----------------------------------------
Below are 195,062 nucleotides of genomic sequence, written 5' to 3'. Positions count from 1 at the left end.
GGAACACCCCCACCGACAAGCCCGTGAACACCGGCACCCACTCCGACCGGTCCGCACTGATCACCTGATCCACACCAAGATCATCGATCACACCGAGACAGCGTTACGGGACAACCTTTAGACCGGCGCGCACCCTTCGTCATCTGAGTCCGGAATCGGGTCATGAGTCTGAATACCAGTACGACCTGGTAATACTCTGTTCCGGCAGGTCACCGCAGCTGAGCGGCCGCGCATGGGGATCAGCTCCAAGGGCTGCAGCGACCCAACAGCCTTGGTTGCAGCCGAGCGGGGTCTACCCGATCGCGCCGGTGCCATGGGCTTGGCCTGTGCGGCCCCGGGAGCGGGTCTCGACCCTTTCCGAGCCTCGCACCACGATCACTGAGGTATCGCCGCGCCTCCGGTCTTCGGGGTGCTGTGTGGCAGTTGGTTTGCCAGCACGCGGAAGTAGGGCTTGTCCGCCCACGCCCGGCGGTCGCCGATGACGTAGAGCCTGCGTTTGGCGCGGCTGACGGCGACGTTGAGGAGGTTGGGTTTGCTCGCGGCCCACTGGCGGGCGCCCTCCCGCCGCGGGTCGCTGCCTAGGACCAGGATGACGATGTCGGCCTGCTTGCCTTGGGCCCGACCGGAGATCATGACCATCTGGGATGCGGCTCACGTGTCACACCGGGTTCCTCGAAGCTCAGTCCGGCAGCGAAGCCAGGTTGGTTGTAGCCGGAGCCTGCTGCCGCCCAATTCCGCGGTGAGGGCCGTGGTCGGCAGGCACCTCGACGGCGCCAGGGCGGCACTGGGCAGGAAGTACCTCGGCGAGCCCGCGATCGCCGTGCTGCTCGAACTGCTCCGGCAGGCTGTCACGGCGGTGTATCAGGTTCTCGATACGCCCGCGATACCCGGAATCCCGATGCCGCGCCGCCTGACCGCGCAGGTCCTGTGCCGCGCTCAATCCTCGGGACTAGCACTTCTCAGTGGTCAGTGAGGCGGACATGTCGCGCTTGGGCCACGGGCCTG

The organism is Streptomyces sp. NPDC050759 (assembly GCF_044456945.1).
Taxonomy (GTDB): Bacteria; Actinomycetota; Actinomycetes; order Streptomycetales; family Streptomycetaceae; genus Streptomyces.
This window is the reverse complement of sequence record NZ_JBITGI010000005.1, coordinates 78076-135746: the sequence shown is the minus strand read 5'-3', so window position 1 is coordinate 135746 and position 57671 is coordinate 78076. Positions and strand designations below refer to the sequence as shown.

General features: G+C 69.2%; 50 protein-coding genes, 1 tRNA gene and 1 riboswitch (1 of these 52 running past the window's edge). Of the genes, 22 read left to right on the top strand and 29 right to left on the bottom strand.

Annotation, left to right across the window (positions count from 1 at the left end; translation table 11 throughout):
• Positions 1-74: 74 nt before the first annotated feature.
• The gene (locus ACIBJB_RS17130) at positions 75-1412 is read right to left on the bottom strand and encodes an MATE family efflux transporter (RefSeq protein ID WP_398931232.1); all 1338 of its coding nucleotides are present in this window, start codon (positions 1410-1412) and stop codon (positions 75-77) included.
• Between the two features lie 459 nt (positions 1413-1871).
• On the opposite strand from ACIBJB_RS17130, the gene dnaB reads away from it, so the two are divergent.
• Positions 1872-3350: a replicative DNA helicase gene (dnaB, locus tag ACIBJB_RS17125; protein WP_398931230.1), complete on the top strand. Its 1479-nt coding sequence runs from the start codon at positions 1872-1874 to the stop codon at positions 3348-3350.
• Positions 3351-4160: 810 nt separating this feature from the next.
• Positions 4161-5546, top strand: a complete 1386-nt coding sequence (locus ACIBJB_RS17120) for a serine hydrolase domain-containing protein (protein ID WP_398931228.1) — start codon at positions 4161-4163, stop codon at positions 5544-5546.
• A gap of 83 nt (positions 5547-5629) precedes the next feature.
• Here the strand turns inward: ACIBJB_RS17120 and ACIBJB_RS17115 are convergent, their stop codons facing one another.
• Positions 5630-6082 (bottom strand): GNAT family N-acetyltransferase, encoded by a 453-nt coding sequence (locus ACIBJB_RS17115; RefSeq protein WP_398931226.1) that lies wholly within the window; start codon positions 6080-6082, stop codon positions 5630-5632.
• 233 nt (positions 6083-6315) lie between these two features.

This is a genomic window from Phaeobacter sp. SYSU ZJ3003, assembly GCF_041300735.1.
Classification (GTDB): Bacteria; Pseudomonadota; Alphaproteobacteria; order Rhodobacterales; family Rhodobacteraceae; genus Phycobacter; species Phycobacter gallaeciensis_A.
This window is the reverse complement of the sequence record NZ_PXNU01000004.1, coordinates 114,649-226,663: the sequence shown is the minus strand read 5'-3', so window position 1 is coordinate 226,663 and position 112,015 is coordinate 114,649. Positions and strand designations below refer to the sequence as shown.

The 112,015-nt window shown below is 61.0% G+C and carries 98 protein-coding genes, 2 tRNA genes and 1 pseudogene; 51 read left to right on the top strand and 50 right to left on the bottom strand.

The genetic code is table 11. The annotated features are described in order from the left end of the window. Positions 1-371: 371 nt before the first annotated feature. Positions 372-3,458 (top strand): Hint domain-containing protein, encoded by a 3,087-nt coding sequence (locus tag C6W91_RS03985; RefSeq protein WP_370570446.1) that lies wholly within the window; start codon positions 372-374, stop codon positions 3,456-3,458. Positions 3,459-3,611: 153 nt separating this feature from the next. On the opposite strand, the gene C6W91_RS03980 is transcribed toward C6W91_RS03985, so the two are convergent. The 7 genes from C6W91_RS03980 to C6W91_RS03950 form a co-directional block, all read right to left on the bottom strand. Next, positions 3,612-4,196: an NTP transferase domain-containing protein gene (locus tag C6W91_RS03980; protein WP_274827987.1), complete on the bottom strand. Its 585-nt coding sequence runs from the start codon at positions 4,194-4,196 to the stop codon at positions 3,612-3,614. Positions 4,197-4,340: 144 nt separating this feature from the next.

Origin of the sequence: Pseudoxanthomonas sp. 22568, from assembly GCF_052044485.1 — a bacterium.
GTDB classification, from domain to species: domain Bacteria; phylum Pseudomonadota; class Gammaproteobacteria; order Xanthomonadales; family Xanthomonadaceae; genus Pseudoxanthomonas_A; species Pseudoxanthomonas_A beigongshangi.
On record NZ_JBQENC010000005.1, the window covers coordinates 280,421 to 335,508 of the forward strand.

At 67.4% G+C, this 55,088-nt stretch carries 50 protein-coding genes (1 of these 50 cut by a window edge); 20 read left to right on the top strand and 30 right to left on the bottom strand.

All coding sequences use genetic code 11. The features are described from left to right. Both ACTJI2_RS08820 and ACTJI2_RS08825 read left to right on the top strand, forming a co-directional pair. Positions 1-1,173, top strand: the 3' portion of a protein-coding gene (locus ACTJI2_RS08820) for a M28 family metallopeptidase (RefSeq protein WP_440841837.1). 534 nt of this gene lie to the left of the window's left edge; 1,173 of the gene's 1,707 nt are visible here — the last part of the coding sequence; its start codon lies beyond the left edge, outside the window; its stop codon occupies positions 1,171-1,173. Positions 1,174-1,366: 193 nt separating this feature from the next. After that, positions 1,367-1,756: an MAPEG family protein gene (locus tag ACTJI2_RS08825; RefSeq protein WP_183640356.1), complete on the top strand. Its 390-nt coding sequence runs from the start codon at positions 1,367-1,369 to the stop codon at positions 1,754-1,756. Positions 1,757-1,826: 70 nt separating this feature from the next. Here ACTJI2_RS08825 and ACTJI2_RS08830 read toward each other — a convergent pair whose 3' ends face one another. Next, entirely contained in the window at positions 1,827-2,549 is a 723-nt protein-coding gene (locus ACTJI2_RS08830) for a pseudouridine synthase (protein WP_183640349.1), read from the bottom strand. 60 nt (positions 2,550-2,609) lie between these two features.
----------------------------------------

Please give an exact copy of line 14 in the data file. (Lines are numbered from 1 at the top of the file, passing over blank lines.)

• Positions 4161-5546, top strand: a complete 1386-nt coding sequence (locus ACIBJB_RS17120) for a serine hydrolase domain-containing protein (protein ID WP_398931228.1) — start codon at positions 4161-4163, stop codon at positions 5544-5546.